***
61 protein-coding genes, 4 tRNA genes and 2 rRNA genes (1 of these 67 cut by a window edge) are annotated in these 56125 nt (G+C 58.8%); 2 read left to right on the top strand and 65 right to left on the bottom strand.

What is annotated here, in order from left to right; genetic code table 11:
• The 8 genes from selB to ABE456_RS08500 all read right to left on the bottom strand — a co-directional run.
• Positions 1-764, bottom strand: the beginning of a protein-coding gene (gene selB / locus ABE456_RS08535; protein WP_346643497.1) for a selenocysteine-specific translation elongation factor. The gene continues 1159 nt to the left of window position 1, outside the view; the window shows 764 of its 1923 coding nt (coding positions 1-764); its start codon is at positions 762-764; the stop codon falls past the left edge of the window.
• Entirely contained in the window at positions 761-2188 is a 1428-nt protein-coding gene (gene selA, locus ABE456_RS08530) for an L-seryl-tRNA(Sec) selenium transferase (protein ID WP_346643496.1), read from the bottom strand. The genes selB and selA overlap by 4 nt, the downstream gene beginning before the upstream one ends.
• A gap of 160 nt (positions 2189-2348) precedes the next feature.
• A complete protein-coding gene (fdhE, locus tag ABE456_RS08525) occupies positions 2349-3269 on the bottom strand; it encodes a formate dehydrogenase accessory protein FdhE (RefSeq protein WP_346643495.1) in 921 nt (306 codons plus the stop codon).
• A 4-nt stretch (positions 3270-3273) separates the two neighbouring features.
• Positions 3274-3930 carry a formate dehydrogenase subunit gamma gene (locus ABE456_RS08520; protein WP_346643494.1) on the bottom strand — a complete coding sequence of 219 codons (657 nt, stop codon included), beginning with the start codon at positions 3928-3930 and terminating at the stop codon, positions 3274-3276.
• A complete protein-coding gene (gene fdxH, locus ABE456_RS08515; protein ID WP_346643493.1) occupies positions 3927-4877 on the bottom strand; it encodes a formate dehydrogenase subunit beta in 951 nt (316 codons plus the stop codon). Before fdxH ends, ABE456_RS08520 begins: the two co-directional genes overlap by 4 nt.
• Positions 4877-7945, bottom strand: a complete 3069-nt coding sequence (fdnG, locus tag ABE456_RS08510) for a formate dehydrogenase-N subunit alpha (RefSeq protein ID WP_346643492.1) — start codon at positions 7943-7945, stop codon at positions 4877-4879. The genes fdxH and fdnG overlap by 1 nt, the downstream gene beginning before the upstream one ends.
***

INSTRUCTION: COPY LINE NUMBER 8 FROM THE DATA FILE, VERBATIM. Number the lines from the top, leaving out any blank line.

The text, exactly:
• A 4-nt stretch (positions 3270-3273) separates the two neighbouring features.